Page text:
The Invention of the Masses: The Crowd in French Culture from the Revolution to the Commune
2006 (English)In: Crowds / [ed] Jeffrey T. Schnapp and Matthew Tiews., Stanford, USA: Stanford University Press, 2006, 1, 47-75 p.Chapter in book (Refereed)
Crowds explores the key role assumed by human multitudes in modern life by means of a graphically innovative, multi-author volume in which essays, word histories, and personal testimonies are woven together into a multiperspectival and multilayered group portrait. The portrait in question includes analyses of market crowds, crowds in modern art and literature, modern assemblies as compared to their premodern and ancient counterparts, modern sports crowds, human multitudes and mass media such as photography and cinema, crowds as political actors, and the emergence of crowd-centered discourses in social sciences such as psychology, anthropology, and sociology. Contributors include Stefan Jonsson, Allen Guttmann, Susanna Elm, John Plotz, Christine Poggi, William Egginton, Haun Saussy, Joan Ramon Resina, and Charles Tilly, with testimonies by authors such as Greil Marcus, Richard Rorty, Michel Serres, Alain Schnapp, Michael Hardt, T. J. Clark, and Susan Buck-Morss. The book represents the main output of one of the Stanford Humanities Lab's prototype "Big Humanities" projects and is supported by an extensive website (http://crowds.stanford.edu) which includes virtual galleries, video capture of the November 2005 Crowds seminar, and a database of early social science readings on modern crowds.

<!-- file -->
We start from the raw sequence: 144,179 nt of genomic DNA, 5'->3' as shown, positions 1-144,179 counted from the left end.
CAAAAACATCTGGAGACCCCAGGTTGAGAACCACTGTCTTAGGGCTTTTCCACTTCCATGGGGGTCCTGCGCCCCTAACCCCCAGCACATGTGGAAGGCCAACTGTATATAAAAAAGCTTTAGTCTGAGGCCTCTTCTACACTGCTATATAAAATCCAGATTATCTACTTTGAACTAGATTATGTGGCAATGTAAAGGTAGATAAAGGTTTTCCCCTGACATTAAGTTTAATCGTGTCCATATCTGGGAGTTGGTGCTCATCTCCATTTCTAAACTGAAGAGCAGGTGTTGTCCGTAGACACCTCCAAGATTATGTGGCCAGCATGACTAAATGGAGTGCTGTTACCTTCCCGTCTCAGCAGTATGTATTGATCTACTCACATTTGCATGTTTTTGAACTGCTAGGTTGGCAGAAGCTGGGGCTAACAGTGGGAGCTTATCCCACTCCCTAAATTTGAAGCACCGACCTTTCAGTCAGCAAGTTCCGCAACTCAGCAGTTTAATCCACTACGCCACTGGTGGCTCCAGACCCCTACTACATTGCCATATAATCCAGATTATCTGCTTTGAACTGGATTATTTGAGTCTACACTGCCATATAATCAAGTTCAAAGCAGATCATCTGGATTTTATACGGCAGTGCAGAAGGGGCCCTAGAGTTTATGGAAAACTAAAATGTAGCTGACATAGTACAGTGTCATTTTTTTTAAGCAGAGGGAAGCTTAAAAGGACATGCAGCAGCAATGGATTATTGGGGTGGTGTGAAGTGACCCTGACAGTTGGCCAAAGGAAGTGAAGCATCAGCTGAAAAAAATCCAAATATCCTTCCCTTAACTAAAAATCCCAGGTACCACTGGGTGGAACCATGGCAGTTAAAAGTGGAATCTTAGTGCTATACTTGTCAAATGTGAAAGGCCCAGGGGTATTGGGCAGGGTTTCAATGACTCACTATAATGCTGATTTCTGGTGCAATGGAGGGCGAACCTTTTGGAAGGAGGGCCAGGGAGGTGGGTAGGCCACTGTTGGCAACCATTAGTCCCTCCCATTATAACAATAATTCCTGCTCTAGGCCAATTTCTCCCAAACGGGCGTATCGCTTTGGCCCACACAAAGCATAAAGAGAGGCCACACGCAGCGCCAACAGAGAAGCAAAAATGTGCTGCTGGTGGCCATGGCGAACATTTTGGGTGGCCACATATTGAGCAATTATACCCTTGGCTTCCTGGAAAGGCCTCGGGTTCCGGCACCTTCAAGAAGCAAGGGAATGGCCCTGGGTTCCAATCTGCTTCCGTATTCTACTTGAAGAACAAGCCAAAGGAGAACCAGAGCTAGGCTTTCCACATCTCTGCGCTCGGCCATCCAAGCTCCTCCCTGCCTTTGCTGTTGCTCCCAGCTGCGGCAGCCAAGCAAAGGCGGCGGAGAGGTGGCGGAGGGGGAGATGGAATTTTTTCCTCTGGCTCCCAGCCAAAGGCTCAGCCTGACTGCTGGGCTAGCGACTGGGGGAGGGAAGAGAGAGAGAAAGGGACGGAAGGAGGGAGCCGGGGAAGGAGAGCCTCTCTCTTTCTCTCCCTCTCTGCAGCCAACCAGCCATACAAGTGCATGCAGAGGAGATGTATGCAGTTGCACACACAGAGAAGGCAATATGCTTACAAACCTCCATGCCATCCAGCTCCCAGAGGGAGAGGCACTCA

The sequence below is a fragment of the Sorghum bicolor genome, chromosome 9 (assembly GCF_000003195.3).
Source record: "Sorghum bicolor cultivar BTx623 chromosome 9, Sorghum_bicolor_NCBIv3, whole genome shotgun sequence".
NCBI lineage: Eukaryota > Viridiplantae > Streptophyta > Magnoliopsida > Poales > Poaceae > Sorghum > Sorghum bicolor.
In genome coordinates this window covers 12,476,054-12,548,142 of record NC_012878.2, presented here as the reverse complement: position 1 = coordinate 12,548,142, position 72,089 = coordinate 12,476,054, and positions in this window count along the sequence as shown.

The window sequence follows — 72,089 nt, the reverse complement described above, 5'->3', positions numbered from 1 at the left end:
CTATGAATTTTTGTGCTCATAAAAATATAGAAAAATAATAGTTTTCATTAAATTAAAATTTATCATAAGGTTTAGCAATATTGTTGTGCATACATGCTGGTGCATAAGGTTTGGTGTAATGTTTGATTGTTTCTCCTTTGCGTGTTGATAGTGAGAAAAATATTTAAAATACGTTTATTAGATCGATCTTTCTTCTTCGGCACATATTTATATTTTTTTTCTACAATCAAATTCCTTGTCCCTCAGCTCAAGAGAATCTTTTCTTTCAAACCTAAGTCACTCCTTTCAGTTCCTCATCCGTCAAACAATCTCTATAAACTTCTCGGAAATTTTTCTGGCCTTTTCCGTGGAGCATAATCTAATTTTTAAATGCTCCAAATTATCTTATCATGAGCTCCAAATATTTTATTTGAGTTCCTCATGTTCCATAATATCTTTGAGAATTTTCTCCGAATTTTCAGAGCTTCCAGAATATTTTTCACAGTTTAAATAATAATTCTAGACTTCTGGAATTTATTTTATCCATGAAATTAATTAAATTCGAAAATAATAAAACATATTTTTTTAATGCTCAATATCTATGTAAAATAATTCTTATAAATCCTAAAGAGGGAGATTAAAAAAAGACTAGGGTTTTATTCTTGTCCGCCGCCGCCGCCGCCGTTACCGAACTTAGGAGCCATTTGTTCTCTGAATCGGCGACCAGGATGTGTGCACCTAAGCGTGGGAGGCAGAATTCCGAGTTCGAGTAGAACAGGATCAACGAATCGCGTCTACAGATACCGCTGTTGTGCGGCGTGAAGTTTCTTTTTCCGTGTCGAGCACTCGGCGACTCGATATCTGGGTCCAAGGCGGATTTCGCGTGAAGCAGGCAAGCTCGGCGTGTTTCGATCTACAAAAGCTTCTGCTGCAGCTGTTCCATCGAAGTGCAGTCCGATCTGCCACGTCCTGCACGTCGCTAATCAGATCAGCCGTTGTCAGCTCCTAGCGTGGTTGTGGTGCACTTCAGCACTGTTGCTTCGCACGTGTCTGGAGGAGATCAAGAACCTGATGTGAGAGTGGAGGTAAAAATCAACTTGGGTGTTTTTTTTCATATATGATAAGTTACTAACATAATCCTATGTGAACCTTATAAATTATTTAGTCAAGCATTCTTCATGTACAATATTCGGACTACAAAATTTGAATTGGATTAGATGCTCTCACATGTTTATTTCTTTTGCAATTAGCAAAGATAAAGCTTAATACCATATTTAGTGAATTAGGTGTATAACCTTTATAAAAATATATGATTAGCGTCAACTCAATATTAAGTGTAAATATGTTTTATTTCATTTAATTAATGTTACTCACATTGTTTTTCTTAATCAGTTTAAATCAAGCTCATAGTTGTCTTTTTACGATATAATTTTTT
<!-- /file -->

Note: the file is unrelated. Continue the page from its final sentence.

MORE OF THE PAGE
Place, publisher, year, edition, pages
Stanford, USA: Stanford University Press, 2006, 1. 47-75 p.
Crowds, masses, mass psychology, revolution, France, social history
IdentifiersURN: urn:nbn:se:liu:diva-42672Local ID: 67922ISBN: 0-8047-5479-9ISBN: 978-0-8047-5479-8ISBN: 978-0-8047-5480-4ISBN: 0-8047-5480-2OAI: oai:DiVA.org:liu-42672DiVA: diva2:263529